2020 - Mechanism and site of action of big dynorphin on ASIC1a
SyncroPatch 384PE (a predecessor model of the SyncroPatch 384i) Publication in PNAS (2020)
Borg C.B., Braun N., Heusser S.A., Bay Y., Weis D., Galleano I., Lund C., Tian W., Haugaard-Kedström L.M., Bennett E.P., Lynagh T., Strømgaard K., Andersen J., Pless S.A.
PNAS DOI: https://doi.org/10.1073/pnas.1919323117
Neuropeptides such as big dynorphin (BigDyn) play important roles in the slow modulation of fast neurotransmission, which is mediated by membrane-embedded receptors. In fact, BigDyn is the most potent known endogenous modulator of one such receptor, the acid-sensing ion channel (ASIC), but the mode of action remains unknown. In this work, we employ a broad array of technologies to unravel the details of where big dynorphin binds to ASIC and how it modulates its activity. As both BigDyn and ASIC are implicated in pain pathways, this work might pave the way toward future analgesics.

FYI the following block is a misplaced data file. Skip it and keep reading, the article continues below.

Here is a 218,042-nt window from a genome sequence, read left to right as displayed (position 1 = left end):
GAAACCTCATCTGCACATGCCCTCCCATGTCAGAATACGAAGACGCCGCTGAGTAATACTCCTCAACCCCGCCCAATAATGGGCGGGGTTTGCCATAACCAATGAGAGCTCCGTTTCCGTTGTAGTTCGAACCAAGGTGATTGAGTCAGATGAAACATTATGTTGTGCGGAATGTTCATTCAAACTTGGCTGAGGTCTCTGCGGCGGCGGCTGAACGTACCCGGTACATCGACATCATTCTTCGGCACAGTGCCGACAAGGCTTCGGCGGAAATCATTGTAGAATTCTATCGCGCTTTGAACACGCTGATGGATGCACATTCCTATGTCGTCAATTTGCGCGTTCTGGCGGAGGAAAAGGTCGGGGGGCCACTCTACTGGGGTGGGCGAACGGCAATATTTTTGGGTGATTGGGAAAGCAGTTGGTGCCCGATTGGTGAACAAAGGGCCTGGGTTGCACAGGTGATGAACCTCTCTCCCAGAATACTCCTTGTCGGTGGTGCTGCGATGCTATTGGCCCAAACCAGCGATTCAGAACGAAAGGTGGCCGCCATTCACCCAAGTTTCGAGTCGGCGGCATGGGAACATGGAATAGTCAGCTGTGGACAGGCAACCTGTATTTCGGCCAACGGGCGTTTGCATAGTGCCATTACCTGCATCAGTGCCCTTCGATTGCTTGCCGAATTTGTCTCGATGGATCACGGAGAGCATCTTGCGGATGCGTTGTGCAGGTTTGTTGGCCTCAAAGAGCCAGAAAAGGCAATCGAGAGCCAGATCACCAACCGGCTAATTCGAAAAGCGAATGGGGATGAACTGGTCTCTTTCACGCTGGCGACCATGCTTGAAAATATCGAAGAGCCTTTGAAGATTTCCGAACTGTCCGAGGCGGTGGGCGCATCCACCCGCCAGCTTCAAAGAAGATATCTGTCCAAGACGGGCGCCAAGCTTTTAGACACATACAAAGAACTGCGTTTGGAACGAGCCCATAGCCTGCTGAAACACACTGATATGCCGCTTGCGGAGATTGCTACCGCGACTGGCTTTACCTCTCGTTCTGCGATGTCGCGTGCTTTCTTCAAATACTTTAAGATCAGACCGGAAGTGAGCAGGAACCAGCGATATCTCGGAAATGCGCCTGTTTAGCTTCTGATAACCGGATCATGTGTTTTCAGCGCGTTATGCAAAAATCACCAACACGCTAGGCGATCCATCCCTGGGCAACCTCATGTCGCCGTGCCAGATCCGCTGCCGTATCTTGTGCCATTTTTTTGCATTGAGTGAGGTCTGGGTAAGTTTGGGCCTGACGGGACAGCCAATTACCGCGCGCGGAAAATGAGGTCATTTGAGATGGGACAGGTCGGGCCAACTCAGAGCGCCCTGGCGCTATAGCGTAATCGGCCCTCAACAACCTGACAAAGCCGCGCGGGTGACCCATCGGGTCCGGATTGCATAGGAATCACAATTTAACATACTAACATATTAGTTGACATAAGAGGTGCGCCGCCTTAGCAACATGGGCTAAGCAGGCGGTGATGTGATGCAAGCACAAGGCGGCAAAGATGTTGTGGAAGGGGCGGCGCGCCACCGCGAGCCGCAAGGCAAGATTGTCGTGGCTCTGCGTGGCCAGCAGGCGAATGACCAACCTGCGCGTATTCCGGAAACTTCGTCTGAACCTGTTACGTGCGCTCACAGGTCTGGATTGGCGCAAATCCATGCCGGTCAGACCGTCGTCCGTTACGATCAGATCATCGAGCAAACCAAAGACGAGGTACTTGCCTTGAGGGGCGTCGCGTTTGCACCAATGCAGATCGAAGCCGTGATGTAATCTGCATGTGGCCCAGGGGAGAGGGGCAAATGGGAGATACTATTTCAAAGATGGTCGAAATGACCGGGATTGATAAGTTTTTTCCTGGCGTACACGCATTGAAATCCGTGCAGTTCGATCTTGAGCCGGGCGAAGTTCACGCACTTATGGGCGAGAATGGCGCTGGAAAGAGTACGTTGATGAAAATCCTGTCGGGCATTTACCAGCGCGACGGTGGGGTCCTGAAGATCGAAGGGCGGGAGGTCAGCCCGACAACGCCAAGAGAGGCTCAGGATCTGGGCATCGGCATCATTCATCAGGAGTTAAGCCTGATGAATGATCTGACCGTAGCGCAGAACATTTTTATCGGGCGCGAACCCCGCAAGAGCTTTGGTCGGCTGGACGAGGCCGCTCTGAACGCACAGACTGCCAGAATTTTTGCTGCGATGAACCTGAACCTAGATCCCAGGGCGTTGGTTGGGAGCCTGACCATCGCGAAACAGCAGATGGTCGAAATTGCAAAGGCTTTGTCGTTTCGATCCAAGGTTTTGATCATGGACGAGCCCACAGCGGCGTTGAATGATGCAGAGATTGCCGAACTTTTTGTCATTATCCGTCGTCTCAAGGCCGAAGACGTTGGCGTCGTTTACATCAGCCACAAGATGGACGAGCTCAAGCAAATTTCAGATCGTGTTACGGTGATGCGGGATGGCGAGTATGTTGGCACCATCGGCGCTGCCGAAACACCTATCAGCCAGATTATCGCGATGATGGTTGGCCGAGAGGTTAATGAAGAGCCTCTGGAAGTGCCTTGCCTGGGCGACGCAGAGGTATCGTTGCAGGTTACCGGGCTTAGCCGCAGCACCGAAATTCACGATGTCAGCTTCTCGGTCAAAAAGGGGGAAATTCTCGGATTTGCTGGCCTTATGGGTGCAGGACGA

Acid-sensing ion channels (ASICs) are proton-gated cation channels that contribute to synaptic plasticity, as well as initiation of pain and neuronal death following ischemic stroke. As such, there is a great interest in understanding the in vivo regulation of ASICs, especially by endogenous neuropeptides that potently modulate ASICs. The most potent endogenous ASIC modulator known to date is the opioid neuropeptide big dynorphin (BigDyn). BigDyn is upregulated in chronic pain and increases ASIC-mediated neuronal death during acidosis. Understanding the mechanism and site of action of BigDyn on ASICs could thus enable the rational design of compounds potentially useful in the treatment of pain and ischemic stroke. To this end, we employ a combination of electrophysiology, voltage-clamp fluorometry, synthetic BigDyn analogs and non-canonical amino acid-mediated photocrosslinking. We demonstrate that BigDyn binding induces ASIC1a conformational changes that are different from those induced by protonation and likely represent a distinct closed state. Using alanine-substituted BigDyn analogs, we find that the BigDyn modulation of ASIC1a is mediated through electrostatic interactions of basic amino acids in the BigDyn N-terminus. Furthermore, neutralizing acidic amino acids in the ASIC1a extracellular domain reduces BigDyn effects, suggesting a binding site at the acidic pocket. This is confirmed by photocrosslinking using the non-canonical amino acid azido-phenylalanine. Overall, our data define the mechanism of how BigDyn modulates ASIC1a, identify the acidic pocket as the binding site for BigDyn and thus highlight this cavity as an important site for the development of ASIC-targeting therapeutics.